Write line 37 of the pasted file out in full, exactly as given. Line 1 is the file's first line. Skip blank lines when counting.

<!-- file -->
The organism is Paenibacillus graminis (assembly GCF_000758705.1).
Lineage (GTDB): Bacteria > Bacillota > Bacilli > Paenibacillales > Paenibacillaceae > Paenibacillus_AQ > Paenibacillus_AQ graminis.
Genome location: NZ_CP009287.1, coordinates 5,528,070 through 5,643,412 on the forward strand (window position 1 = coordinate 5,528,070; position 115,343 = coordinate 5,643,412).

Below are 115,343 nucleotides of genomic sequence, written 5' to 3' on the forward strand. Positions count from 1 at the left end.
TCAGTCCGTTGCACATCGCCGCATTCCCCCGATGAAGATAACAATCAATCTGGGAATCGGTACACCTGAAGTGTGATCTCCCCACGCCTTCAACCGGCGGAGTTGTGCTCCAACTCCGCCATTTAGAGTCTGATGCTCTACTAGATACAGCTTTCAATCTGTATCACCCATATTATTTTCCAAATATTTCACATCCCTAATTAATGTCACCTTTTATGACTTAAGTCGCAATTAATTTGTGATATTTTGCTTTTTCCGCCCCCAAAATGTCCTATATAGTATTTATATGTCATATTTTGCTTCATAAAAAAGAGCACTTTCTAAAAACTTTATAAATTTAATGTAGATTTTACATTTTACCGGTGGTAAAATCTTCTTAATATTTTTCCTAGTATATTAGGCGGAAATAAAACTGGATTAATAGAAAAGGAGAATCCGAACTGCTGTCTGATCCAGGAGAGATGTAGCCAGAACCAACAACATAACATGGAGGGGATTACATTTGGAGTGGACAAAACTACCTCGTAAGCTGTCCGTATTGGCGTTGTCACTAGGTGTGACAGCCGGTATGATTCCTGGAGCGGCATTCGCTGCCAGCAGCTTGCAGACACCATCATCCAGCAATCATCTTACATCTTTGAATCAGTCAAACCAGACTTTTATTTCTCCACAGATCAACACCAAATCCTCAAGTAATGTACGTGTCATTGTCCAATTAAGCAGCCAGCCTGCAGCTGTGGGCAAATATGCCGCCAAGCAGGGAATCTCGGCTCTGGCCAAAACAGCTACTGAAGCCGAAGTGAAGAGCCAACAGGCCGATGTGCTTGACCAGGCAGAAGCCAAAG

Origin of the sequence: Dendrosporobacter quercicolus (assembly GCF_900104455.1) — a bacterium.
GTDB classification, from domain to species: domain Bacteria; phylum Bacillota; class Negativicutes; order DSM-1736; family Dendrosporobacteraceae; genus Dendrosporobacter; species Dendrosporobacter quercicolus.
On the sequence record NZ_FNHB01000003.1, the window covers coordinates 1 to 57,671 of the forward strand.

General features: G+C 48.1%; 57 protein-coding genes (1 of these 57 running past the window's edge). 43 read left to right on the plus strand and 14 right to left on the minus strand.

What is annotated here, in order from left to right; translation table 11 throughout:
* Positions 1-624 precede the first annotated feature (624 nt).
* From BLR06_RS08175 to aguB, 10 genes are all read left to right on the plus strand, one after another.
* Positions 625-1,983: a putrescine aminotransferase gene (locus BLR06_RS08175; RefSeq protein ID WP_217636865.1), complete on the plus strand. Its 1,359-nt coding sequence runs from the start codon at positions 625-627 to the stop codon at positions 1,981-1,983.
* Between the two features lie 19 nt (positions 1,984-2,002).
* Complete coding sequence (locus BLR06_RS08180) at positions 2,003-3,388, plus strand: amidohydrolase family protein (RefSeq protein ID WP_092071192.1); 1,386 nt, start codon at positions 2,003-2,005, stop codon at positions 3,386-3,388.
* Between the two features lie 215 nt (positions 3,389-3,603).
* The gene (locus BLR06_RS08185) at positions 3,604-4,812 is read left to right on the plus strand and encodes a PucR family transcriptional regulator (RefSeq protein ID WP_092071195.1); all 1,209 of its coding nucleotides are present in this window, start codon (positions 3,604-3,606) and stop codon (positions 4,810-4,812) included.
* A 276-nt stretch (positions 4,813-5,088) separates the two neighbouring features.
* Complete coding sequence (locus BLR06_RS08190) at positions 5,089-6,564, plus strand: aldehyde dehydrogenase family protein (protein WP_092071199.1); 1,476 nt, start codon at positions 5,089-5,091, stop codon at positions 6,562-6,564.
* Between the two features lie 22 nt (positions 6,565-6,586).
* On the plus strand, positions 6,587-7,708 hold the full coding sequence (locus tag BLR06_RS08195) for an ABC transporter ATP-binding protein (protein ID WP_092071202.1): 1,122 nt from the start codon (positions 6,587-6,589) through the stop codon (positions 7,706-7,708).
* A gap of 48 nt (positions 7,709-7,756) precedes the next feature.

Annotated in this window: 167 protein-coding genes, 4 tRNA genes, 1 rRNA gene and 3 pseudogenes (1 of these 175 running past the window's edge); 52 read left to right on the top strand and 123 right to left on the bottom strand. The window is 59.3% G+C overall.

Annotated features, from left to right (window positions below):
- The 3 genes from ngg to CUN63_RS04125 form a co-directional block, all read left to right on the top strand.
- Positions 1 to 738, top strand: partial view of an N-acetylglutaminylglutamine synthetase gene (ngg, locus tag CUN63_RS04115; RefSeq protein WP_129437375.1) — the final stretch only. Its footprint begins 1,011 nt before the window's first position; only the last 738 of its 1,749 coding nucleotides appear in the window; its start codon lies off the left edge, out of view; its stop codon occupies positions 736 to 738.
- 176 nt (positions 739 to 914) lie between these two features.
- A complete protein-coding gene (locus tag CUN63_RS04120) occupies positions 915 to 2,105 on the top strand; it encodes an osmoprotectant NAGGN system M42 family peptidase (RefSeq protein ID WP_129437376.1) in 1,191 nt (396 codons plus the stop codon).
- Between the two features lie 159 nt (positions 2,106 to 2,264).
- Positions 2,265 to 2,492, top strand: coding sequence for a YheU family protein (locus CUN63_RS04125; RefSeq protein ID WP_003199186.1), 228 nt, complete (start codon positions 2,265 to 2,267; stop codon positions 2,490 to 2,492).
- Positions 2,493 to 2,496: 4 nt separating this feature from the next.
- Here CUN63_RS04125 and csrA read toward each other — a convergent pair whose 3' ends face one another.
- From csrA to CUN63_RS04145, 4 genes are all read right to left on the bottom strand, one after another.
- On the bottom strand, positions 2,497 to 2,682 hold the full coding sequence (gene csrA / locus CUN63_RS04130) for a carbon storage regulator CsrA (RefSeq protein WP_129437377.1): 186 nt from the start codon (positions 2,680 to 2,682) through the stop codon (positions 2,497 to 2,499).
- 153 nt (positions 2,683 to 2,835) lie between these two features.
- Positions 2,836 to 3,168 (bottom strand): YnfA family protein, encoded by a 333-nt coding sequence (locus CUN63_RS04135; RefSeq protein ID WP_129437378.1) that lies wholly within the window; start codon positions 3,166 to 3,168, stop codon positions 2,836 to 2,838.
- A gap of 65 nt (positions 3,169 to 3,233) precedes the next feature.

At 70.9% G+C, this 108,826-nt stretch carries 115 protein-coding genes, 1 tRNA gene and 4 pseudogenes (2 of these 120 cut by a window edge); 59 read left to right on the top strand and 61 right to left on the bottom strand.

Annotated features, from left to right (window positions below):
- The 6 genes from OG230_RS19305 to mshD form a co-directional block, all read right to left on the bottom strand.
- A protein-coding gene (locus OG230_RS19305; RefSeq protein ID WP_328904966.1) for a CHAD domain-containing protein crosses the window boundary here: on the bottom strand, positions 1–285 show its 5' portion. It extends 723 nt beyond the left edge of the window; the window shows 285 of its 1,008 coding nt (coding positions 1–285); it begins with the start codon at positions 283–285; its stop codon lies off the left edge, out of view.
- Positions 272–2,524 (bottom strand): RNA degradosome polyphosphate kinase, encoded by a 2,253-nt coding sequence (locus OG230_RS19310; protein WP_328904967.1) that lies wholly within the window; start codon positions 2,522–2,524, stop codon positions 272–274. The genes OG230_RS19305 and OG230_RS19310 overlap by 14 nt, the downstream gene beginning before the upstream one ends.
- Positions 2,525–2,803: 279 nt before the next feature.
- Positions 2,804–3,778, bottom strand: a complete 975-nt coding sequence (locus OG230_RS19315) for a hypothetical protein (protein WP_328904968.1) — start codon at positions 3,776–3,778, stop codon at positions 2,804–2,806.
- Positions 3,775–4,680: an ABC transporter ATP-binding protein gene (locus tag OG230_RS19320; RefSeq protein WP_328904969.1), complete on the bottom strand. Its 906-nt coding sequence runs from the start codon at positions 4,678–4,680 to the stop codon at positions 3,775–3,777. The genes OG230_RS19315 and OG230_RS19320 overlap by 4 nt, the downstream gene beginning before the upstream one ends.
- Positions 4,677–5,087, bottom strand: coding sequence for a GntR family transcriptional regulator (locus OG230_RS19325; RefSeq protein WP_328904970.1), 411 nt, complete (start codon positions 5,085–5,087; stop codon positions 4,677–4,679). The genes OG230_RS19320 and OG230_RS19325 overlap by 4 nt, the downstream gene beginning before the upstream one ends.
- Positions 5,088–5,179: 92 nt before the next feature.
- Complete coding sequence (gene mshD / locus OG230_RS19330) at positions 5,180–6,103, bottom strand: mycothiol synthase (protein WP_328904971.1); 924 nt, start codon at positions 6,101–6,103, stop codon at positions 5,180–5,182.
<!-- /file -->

- A gap of 65 nt (positions 3,169 to 3,233) precedes the next feature.